Revision Notes - Thinking Class Humanities/Arts Notes | EduRev

Psychology Class 11

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Humanities/Arts : Revision Notes - Thinking Class Humanities/Arts Notes | EduRev

The document Revision Notes - Thinking Class Humanities/Arts Notes | EduRev is a part of the Humanities/Arts Course Psychology Class 11.
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UNIT 8

8.1 Stages of Cognitive Development

 

Introduction to the ideas of Piaget  and Vygotsky

Cognitive development was briefly dealt with in Chapter 5. Cognition deals with the process of knowing. It involves mental processes like thinking, reasoning, planning, decision making, and problem solving. Development refers to qualitative changes over time .Cognitive development, therefore, is about how a child’s way of knowing the world or thinking, changes over time. Piaget and Vygotsky were pioneers in this field and developed theories about the way cognitive development occurs.

Piaget a Swiss psychologist, proposed the view that children’s   thinking is qualitatively different from that of adults, passing through distinct stages of development . Piaget stated that all children progress through these changes in exactly the same sequence, although the specific age at which a child makes a transition from one stage to another can vary. The stages are irreversible and the child needs to complete the first stage successfully before the next one can commence.  The developmental changes in thinking represent an outcome of child’s constant effort to adapt to the physical and social environment. Adaptation involves two basic processes namely Assimilation and Accommodation.  Assimilation refers to the process by which new objects and events are grasped and incorporated within the scope of existing cognitive schemas or structures. Accommodation is the process through which existing schemas or structures are modified in response to resistance to straightforward grasping or assimilation of a new object or event. This can be illustrated with the help of an example.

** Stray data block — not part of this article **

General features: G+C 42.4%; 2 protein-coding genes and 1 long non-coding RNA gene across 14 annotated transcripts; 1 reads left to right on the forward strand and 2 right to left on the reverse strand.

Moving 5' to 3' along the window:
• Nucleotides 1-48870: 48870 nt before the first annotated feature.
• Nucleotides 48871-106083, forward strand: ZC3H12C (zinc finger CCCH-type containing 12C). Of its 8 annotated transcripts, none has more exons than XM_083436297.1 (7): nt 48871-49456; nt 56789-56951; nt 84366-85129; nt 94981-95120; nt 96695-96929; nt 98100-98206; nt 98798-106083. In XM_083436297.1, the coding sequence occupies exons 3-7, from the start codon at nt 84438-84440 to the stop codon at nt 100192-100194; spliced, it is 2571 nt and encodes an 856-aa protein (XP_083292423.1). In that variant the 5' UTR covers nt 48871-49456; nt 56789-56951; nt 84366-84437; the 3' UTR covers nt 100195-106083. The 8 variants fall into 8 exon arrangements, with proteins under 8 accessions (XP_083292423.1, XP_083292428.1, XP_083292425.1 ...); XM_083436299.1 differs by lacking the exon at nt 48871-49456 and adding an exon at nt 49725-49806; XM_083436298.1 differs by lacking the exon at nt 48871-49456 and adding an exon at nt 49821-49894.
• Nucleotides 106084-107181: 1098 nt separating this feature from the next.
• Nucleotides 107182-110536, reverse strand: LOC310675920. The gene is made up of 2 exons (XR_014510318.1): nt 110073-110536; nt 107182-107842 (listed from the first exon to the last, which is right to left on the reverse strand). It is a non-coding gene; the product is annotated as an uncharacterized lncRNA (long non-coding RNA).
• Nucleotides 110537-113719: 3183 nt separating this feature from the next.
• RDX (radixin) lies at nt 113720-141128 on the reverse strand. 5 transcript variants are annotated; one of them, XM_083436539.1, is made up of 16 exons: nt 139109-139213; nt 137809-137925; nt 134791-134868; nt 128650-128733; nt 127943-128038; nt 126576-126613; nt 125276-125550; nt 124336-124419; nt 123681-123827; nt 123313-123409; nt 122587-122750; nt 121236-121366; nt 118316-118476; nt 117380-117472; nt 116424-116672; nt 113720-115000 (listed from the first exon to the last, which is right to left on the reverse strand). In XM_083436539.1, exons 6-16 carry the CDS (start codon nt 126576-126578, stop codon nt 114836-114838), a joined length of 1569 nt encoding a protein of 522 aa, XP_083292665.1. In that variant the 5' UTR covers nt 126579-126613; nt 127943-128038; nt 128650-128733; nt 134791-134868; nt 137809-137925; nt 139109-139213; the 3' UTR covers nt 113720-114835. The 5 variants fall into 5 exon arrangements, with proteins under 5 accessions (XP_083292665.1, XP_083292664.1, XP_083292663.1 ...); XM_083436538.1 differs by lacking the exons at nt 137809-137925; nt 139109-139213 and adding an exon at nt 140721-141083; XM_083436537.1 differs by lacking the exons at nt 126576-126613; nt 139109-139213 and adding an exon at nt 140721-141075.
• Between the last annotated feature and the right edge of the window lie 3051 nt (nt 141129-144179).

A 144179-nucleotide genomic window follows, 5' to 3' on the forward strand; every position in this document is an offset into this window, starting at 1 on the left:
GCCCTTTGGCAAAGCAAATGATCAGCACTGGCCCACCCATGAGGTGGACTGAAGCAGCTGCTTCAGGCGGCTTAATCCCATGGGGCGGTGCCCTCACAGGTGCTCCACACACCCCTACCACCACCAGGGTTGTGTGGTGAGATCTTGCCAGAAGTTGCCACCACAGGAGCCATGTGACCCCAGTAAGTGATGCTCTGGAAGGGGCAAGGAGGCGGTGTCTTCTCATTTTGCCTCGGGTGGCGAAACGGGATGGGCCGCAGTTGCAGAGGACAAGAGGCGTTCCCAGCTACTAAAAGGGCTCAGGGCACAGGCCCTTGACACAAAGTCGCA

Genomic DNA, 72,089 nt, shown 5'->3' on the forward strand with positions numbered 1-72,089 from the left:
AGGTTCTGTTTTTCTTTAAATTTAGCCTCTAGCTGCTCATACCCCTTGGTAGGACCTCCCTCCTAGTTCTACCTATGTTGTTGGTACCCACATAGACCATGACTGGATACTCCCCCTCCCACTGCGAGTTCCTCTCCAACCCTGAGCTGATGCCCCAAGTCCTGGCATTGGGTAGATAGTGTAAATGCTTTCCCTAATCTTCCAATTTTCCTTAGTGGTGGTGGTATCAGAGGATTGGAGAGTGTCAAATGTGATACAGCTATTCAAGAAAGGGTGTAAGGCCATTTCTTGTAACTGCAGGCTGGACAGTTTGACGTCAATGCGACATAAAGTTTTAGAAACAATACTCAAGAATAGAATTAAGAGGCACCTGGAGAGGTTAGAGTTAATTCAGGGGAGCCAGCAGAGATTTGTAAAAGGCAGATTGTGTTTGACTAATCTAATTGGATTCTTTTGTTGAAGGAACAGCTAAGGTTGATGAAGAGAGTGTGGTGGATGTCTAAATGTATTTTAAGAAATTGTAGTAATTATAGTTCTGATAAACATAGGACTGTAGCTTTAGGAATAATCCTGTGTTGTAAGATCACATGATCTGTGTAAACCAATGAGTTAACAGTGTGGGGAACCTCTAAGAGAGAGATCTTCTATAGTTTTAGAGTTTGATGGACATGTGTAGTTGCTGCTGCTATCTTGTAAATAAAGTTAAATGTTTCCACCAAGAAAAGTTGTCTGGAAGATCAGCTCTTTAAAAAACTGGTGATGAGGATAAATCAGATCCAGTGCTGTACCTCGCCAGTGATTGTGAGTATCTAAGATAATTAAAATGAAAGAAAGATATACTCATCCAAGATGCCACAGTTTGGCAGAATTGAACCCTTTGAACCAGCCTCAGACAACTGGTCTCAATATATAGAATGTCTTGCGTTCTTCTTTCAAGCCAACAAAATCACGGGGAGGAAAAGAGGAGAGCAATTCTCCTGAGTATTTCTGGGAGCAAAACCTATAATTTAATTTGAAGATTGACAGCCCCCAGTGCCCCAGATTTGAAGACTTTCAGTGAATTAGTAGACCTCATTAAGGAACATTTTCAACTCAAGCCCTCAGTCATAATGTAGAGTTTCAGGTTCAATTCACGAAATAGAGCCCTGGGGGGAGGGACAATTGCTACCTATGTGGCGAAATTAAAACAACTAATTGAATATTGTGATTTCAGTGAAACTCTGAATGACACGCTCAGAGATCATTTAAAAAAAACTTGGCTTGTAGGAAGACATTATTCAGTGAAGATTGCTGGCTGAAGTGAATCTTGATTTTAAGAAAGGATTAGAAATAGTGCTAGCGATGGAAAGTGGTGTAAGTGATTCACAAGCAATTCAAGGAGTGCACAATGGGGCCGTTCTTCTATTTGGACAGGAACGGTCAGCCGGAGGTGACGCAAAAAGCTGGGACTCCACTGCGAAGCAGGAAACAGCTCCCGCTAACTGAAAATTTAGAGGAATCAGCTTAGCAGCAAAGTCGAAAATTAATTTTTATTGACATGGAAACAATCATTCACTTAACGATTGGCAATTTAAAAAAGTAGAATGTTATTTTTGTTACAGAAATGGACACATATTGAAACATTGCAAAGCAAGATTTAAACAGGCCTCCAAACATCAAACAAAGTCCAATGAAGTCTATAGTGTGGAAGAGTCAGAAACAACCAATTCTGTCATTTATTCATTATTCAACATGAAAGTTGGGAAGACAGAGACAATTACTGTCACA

Suppose a 6 month old infant is accustomed to reaching out and grasping an object. But next time she encounters an object that is larger than the previous one .If the infant reaches out to grasp the object even though the object appears different, then assimilation has occurred. However, since the new object is larger than the previous one she would have to open her hand extra wide in order to successfully clasp the object, otherwise the effort would fail .Thus the new object will demand modification of the existing schema [opening her hand wider]. This kind of an internal change is known as accommodation.

Another influential view is that of L. S. Vygotsky, a Russian psychologist. His view emphasizes the role of the social environment in the development of cognitive processes in children .Vygotsky proposed that all mental activities first take place in the extemal , social  world . He placed great emphasis on the role of cooperative dialogues between children and more knowledgeable members of the society .Children internalize the culture of their community i.e. ways of thinking and behaving through these interactions. The direction of development from the outside [environment] to the inside [child’s inner self] is what Vygotsky refers to as internalization. The child observes things in the social environment around us acting in a certain way and internalizes the actions so that they become part of herself.

 

8.2 An alternative approach-The Information Processing Perspective.

Emerging from the information processing approach is a different way of understanding thinking and related processes .This approach looks at the process of thinking in terms of active processing of information by the human brain.  It involves various capacities which include processing, storage, retrieval and active manipulation of information, all of which are involved in planning, decision making and problem solving.

The processes involved in thinking start with forming mental representations of stimuli to which attention is being paid. The capacity to focus attention on aspects of the environment increases with age and seen in greater efficiency with which scanning, retrieval and retention of information occur. Schemas for interpreting new information are also formed.

The information processing perspective suggests that cognitive development can best be understood in terms of improvements in basic aspects of information processing.  If emphasizes processing of that input, representation and manipulation of knowledge.  It is also concerned with artificial intelligence and computation.  This approach has been fruitfully applied to the study of problems in attention, memory, perception, reasoning, problem in attention, memory, perception, reasoning, problem solving and use of language.

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